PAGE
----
Those of us who pointed out problems with NovaStar (NFI) back in the day were laughed off the stage as the market for securitized mortgages grew to be so large that it ignored quality in favor of quantity.
Of course, as we all heard at the time, the ratings agencies had given NovaStar’s securitizations their Triple-A stamp of approval. “Put bluntly,” wrote Howard Hill, the unofficial chief commentator at NFI-Info.com, which later became NFI-Info.net when it lost its dot-com status, “the credit quality question is a pure red herring.” Hill, a long-time vocal critic of yours truly, was responding to something I had written. He later went on to become the a portfolio manager at Babson Capital, where this past summer he led Babson into an apparent ill-fated, last-ditch, life-saving investment at NovaStar.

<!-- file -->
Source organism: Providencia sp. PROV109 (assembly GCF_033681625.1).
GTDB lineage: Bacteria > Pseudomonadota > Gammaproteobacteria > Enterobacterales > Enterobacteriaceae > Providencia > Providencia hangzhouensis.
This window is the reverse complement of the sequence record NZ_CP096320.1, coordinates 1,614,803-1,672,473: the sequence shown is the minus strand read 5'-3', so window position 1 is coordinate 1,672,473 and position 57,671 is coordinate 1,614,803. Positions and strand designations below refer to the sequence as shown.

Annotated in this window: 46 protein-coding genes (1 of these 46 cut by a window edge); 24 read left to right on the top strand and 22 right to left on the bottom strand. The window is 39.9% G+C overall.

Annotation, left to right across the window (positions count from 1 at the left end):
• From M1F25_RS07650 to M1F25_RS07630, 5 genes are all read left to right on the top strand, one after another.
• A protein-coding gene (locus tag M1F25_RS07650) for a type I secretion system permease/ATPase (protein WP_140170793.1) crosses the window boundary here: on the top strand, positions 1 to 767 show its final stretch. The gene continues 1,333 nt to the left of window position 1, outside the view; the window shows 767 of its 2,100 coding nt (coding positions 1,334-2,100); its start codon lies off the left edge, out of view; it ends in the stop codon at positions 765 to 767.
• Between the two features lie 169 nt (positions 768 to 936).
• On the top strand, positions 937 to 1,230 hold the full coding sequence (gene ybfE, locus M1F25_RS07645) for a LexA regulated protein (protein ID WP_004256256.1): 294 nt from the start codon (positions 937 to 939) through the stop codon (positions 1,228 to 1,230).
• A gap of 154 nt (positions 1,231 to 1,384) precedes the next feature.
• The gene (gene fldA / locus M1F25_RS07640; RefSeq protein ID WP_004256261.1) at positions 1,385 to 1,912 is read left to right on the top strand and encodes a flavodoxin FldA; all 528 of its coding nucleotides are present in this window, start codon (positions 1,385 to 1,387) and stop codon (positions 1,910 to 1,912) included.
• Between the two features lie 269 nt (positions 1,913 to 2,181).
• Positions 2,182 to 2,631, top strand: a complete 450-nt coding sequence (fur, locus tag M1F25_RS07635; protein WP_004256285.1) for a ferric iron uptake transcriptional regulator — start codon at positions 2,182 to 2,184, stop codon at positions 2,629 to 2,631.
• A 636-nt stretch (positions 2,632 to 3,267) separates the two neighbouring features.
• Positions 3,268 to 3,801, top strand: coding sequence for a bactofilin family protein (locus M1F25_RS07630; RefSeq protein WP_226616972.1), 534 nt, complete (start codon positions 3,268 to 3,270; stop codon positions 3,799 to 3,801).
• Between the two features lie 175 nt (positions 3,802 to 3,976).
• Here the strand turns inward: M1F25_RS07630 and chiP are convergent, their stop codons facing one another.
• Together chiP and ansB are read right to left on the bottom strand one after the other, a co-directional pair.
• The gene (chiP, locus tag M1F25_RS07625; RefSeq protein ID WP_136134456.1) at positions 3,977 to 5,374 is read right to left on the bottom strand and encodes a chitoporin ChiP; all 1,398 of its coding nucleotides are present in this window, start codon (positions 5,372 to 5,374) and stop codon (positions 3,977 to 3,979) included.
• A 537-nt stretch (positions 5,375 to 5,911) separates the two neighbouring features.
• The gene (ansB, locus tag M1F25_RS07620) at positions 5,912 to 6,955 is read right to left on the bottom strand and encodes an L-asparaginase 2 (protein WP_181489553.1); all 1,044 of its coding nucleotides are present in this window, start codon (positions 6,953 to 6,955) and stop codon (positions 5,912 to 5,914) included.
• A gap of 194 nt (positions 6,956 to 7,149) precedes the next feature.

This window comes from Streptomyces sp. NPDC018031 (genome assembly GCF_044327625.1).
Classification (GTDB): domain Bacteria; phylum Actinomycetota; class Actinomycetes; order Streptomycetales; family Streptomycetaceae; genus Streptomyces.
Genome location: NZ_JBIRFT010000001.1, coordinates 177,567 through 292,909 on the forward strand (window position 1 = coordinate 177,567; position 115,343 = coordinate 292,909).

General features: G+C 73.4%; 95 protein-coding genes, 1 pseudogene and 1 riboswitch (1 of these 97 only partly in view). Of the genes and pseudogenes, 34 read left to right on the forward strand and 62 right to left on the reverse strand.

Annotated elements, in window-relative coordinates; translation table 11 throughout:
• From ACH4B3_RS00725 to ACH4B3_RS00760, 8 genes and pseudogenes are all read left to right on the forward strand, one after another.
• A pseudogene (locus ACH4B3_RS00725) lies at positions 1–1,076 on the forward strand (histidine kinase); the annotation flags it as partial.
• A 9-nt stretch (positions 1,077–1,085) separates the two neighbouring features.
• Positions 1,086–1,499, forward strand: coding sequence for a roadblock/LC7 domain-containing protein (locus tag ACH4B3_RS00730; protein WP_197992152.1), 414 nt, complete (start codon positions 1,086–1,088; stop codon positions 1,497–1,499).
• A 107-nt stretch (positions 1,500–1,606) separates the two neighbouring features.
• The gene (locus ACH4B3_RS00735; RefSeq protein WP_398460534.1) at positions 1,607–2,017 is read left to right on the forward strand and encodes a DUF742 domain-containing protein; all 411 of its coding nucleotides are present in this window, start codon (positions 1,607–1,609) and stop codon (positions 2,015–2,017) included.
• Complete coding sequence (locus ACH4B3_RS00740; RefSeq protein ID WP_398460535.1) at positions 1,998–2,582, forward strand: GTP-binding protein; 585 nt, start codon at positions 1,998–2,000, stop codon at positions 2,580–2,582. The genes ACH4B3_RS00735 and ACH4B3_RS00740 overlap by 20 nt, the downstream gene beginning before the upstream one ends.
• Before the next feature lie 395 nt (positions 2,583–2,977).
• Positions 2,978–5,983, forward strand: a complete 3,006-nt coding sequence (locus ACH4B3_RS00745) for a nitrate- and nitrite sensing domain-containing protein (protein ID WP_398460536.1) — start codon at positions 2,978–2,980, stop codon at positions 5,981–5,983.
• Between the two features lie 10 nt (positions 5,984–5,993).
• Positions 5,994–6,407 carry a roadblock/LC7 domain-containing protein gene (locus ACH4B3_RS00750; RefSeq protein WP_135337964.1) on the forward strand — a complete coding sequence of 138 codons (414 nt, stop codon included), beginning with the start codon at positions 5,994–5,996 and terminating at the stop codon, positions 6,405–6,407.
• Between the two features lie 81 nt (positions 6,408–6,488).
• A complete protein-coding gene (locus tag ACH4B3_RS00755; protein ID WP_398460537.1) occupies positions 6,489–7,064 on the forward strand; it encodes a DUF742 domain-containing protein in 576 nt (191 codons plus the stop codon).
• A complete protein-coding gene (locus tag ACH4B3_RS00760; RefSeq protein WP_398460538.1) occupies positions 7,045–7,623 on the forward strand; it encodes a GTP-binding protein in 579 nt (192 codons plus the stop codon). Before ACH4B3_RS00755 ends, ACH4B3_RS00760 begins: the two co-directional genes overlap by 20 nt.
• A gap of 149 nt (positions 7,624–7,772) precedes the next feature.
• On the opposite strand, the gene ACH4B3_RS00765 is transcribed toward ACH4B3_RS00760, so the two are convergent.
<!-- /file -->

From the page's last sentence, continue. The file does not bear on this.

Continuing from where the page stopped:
NFI-Info.com and dot-net, now defunct, was officially created to correct alleged misinformation about NovaStar and discredit its critics. But its real purpose was to serve as a launching pad for attacks on naked-short-selling, which in turn attempted to blur the lines between legitimate criticism and illegal activity in a Joe McCarthyesque effort to destroy the reputations of anybody who dared attack the emperor. Patrick Byrne of Overstock (OSTK) joined the fray. The emperor, as NovaStar shows, really did have no clothes.
If you missed my piece on how you could have seen the mortgage mess coming by watching NovaStar (no stranger to long-time readers), you can read it here on MarketWatch.